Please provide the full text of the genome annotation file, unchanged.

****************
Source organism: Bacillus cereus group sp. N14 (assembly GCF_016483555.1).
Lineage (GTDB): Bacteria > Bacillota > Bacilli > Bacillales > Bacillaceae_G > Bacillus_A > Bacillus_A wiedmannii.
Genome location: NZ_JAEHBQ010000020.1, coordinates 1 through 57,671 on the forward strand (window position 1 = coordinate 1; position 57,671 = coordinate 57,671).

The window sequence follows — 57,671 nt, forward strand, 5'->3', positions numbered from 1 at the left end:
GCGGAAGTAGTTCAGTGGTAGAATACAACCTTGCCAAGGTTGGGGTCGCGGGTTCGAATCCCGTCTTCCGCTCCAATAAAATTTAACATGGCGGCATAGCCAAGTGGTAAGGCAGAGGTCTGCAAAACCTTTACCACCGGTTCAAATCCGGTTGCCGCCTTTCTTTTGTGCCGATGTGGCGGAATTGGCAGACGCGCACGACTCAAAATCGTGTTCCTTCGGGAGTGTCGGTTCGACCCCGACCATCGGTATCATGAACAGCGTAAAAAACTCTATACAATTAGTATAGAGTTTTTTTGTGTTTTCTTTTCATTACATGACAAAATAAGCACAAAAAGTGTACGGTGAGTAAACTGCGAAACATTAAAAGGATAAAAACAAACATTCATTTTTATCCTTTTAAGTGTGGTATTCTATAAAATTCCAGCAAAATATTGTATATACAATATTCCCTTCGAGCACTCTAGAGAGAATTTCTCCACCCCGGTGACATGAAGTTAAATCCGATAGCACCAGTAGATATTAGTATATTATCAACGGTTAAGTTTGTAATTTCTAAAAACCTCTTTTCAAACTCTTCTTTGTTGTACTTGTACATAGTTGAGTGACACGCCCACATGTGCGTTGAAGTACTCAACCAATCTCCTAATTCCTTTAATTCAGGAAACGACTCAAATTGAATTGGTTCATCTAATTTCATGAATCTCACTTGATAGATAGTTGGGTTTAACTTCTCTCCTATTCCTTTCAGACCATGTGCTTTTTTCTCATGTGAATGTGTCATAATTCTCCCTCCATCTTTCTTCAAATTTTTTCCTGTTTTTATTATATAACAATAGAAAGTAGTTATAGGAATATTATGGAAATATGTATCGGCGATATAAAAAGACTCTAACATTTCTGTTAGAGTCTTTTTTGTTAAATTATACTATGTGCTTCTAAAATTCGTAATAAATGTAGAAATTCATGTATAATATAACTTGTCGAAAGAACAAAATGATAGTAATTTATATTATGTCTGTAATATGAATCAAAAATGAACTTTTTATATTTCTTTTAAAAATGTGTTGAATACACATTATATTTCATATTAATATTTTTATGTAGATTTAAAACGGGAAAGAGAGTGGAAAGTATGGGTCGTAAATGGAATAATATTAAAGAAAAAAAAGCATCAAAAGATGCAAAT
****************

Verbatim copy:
Source organism: Bacillus cereus group sp. N14 (assembly GCF_016483555.1).
Lineage (GTDB): Bacteria > Bacillota > Bacilli > Bacillales > Bacillaceae_G > Bacillus_A > Bacillus_A wiedmannii.
Genome location: NZ_JAEHBQ010000020.1, coordinates 1 through 57,671 on the forward strand (window position 1 = coordinate 1; position 57,671 = coordinate 57,671).

The window sequence follows — 57,671 nt, forward strand, 5'->3', positions numbered from 1 at the left end:
GCGGAAGTAGTTCAGTGGTAGAATACAACCTTGCCAAGGTTGGGGTCGCGGGTTCGAATCCCGTCTTCCGCTCCAATAAAATTTAACATGGCGGCATAGCCAAGTGGTAAGGCAGAGGTCTGCAAAACCTTTACCACCGGTTCAAATCCGGTTGCCGCCTTTCTTTTGTGCCGATGTGGCGGAATTGGCAGACGCGCACGACTCAAAATCGTGTTCCTTCGGGAGTGTCGGTTCGACCCCGACCATCGGTATCATGAACAGCGTAAAAAACTCTATACAATTAGTATAGAGTTTTTTTGTGTTTTCTTTTCATTACATGACAAAATAAGCACAAAAAGTGTACGGTGAGTAAACTGCGAAACATTAAAAGGATAAAAACAAACATTCATTTTTATCCTTTTAAGTGTGGTATTCTATAAAATTCCAGCAAAATATTGTATATACAATATTCCCTTCGAGCACTCTAGAGAGAATTTCTCCACCCCGGTGACATGAAGTTAAATCCGATAGCACCAGTAGATATTAGTATATTATCAACGGTTAAGTTTGTAATTTCTAAAAACCTCTTTTCAAACTCTTCTTTGTTGTACTTGTACATAGTTGAGTGACACGCCCACATGTGCGTTGAAGTACTCAACCAATCTCCTAATTCCTTTAATTCAGGAAACGACTCAAATTGAATTGGTTCATCTAATTTCATGAATCTCACTTGATAGATAGTTGGGTTTAACTTCTCTCCTATTCCTTTCAGACCATGTGCTTTTTTCTCATGTGAATGTGTCATAATTCTCCCTCCATCTTTCTTCAAATTTTTTCCTGTTTTTATTATATAACAATAGAAAGTAGTTATAGGAATATTATGGAAATATGTATCGGCGATATAAAAAGACTCTAACATTTCTGTTAGAGTCTTTTTTGTTAAATTATACTATGTGCTTCTAAAATTCGTAATAAATGTAGAAATTCATGTATAATATAACTTGTCGAAAGAACAAAATGATAGTAATTTATATTATGTCTGTAATATGAATCAAAAATGAACTTTTTATATTTCTTTTAAAAATGTGTTGAATACACATTATATTTCATATTAATATTTTTATGTAGATTTAAAACGGGAAAGAGAGTGGAAAGTATGGGTCGTAAATGGAATAATATTAAAGAAAAAAAAGCATCAAAAGATGCAAAT